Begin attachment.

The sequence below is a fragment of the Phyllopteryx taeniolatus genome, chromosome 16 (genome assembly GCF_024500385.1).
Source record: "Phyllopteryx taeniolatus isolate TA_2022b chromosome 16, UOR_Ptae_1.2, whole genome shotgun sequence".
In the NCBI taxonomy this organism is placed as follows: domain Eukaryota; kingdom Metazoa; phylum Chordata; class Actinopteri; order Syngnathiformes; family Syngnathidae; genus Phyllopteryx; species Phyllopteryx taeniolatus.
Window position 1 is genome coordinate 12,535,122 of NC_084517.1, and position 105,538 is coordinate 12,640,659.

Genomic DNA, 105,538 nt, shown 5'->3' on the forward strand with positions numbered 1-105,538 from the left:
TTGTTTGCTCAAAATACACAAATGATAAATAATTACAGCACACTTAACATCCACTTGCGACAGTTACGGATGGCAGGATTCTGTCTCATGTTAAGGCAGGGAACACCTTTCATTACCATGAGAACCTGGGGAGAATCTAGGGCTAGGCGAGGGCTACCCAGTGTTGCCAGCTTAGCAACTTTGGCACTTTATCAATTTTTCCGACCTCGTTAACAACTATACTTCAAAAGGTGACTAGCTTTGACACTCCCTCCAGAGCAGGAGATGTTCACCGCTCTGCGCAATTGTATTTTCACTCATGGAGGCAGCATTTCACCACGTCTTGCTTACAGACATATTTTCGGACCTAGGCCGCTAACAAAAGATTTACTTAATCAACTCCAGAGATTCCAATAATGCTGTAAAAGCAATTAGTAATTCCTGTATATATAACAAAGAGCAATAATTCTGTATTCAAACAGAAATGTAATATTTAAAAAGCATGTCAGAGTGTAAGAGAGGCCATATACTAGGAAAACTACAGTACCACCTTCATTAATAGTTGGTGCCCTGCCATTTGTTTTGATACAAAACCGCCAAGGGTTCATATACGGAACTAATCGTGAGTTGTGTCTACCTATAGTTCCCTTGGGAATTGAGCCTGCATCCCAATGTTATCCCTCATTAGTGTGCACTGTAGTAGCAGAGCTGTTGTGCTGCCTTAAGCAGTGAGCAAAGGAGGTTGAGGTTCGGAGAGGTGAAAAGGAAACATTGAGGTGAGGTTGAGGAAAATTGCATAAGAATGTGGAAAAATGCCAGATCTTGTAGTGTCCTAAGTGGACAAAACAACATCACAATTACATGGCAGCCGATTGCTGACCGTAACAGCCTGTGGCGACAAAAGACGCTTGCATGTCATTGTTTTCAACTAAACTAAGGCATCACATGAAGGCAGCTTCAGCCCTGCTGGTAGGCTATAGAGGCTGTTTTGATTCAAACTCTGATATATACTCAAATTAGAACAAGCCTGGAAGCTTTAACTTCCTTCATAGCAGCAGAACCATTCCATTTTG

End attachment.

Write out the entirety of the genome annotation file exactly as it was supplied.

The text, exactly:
The sequence below is a fragment of the Phyllopteryx taeniolatus genome, chromosome 16 (genome assembly GCF_024500385.1).
Source record: "Phyllopteryx taeniolatus isolate TA_2022b chromosome 16, UOR_Ptae_1.2, whole genome shotgun sequence".
In the NCBI taxonomy this organism is placed as follows: domain Eukaryota; kingdom Metazoa; phylum Chordata; class Actinopteri; order Syngnathiformes; family Syngnathidae; genus Phyllopteryx; species Phyllopteryx taeniolatus.
Window position 1 is genome coordinate 12,535,122 of NC_084517.1, and position 105,538 is coordinate 12,640,659.

Genomic DNA, 105,538 nt, shown 5'->3' on the forward strand with positions numbered 1-105,538 from the left:
TTGTTTGCTCAAAATACACAAATGATAAATAATTACAGCACACTTAACATCCACTTGCGACAGTTACGGATGGCAGGATTCTGTCTCATGTTAAGGCAGGGAACACCTTTCATTACCATGAGAACCTGGGGAGAATCTAGGGCTAGGCGAGGGCTACCCAGTGTTGCCAGCTTAGCAACTTTGGCACTTTATCAATTTTTCCGACCTCGTTAACAACTATACTTCAAAAGGTGACTAGCTTTGACACTCCCTCCAGAGCAGGAGATGTTCACCGCTCTGCGCAATTGTATTTTCACTCATGGAGGCAGCATTTCACCACGTCTTGCTTACAGACATATTTTCGGACCTAGGCCGCTAACAAAAGATTTACTTAATCAACTCCAGAGATTCCAATAATGCTGTAAAAGCAATTAGTAATTCCTGTATATATAACAAAGAGCAATAATTCTGTATTCAAACAGAAATGTAATATTTAAAAAGCATGTCAGAGTGTAAGAGAGGCCATATACTAGGAAAACTACAGTACCACCTTCATTAATAGTTGGTGCCCTGCCATTTGTTTTGATACAAAACCGCCAAGGGTTCATATACGGAACTAATCGTGAGTTGTGTCTACCTATAGTTCCCTTGGGAATTGAGCCTGCATCCCAATGTTATCCCTCATTAGTGTGCACTGTAGTAGCAGAGCTGTTGTGCTGCCTTAAGCAGTGAGCAAAGGAGGTTGAGGTTCGGAGAGGTGAAAAGGAAACATTGAGGTGAGGTTGAGGAAAATTGCATAAGAATGTGGAAAAATGCCAGATCTTGTAGTGTCCTAAGTGGACAAAACAACATCACAATTACATGGCAGCCGATTGCTGACCGTAACAGCCTGTGGCGACAAAAGACGCTTGCATGTCATTGTTTTCAACTAAACTAAGGCATCACATGAAGGCAGCTTCAGCCCTGCTGGTAGGCTATAGAGGCTGTTTTGATTCAAACTCTGATATATACTCAAATTAGAACAAGCCTGGAAGCTTTAACTTCCTTCATAGCAGCAGAACCATTCCATTTTG